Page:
The Truth about Teaching
An evidence-informed guide for new teachers
- Greg Ashman - Teacher and education blogger, Australia
Career & Vocational Education | Continuing Professional Development | Teacher Training
As a teacher, you are a magician. You conjure understanding where there was none.
Drawing on years of experience teaching in a diverse range of schools and powered by a nuanced understanding of educational research, Greg Ashman presents the most vital ideas that you need to know in order to succeed in teaching. Find out how to avoid common mistakes and challenge some of the myths about what good teaching really is.
Evidence-informed, the book explores major issues you will encounter in schools, including the science of learning, classroom management, explicit forms of teaching, why the use of phonics has been such a controversial issue and smart ways to evaluate the potential of technology in the classroom.
If you are training to teach in primary or secondary education, or in the early stages of your teacher career, this book is for you.
Greg Ashman has written something about behaviour management that is rare in education: useful and evidence-informed. So many commentators write about children as we would like them to be rather than the ones we find on classrooms. His focus on prevention and cure as simultaneous strategies of core importance, is one of the most overlooked manifestos in the craft of running a room. There’s more sense in this one chapter than in half the teacher training courses I have seen on the matter, and I wish that every new teacher had a chance to read, absorb and reflect on its clear and simple wisdom.
This is a highly readable, practical and thought-provoking account of the evidence about how we learn and how to teach. Anyone interested in improving education should read it.
Greg Ashman changed my life. I was introduced to his blog via Dylan Wiliam, and Greg’s subsequent interview on my Mr Barton Maths Podcast in 2017 left me and thousands of listeners questioning everything in teaching that we had previous taken for granted. It took me 12 years to think deeper about the the way I planned lessons, the things I did in the classroom, how I marked books, and many other things. The Truth about Teaching is the book I wished I’d had all those years ago.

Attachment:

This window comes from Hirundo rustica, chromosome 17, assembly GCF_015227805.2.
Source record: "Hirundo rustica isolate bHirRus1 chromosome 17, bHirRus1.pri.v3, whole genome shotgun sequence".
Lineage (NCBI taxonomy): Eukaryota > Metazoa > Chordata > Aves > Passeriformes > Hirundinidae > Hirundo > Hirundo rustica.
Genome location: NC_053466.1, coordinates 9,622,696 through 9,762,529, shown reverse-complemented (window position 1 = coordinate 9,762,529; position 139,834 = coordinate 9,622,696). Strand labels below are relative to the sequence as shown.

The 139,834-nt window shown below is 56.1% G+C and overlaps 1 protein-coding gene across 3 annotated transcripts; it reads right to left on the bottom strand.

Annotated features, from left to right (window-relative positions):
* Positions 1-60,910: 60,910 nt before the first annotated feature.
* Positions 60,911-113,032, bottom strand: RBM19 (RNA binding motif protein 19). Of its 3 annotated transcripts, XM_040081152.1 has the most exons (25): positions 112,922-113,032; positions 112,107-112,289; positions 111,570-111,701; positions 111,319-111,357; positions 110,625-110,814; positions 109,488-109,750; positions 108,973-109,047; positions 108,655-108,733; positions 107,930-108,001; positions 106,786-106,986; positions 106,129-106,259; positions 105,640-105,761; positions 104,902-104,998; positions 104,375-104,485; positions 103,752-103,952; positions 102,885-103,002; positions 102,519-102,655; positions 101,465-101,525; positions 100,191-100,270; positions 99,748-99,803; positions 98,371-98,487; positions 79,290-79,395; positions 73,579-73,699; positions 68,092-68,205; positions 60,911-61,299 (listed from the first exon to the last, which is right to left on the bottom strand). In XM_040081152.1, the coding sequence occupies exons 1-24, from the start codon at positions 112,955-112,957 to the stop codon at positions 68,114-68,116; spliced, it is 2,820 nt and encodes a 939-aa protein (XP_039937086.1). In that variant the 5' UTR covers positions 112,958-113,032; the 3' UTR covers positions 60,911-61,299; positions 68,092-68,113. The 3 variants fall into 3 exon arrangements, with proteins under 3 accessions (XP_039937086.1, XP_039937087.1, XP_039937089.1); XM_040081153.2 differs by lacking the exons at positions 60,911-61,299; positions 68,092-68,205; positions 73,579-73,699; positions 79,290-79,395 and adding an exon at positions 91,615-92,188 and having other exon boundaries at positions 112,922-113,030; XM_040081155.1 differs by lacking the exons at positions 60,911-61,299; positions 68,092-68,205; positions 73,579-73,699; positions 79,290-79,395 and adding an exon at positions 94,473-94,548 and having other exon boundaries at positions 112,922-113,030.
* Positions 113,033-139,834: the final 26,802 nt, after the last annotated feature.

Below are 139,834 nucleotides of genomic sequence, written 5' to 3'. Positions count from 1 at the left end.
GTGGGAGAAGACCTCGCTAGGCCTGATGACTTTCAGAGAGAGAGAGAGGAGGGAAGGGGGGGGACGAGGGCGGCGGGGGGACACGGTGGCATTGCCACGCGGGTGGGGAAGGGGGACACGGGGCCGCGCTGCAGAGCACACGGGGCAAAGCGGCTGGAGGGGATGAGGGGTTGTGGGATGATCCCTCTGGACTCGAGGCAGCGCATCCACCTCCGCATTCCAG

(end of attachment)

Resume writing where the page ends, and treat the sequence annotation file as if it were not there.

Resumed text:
...Ashman admits that "teaching cannot claim to be evidence-based ... Instead, we can hope to be evidence-informed." It's a welcome admission that cognitive models and large scale meta-analyses might not tell us everything about what goes on in the classroom, and sets the tone for the rest of this detailed and absorbing book.
New and aspiring teachers will find this book gives valuable insights. The author's extensive background in teaching means he writes from an informed and empathetic viewpoint, giving his readers confidence. An understanding of educational research is demonstrated, along with the most vital ideas necessary to succeed in teaching... It's a practical book, firmly rooted in actual classroom experience with real children - it's just what teachers will encounter and therefore reassuring and positive to use and apply.
The book starts conversations about evidence informed practice within education. Taking a positivist stance the book explores debates around trends and policy shifts in education. This would be a good starting point for education students engaged in knowledge contests around scientific versus philosophical arguments for pedagogical approaches.
Greg Ashman has written a superb book which is accessible to trainee teachers and thought provoking for experienced teachers. It is refreshing to read a book written by a practicing teacher. After 23 years of teaching, I realise that I have spent too much of my time investigating my energy into the latest fads in education, often as a result from a diktat from someone who have never taught in a classroom. This book cuts right to the core of what is important, how to teach effectively and efficiently. Greg manages to show the importance of linking many key aspects of teaching such as behaviour management and motivating learners with lesson planning and assessment whilst demonstrating through evidence and clear examples, which methods bring about the best outcomes for the students in our care. As the lead teacher for teaching and learning in my school and a key partner in a local initial teacher training provider, I will certainly be adding Greg’s book to my list of recommended reading.
Dr. Jo Rowley (Deputy Head, Walton High School, Stafford and Chair of the OAKS secondary teacher training programme)
Sample Materials & Chapters
Chapter 1: A short history of education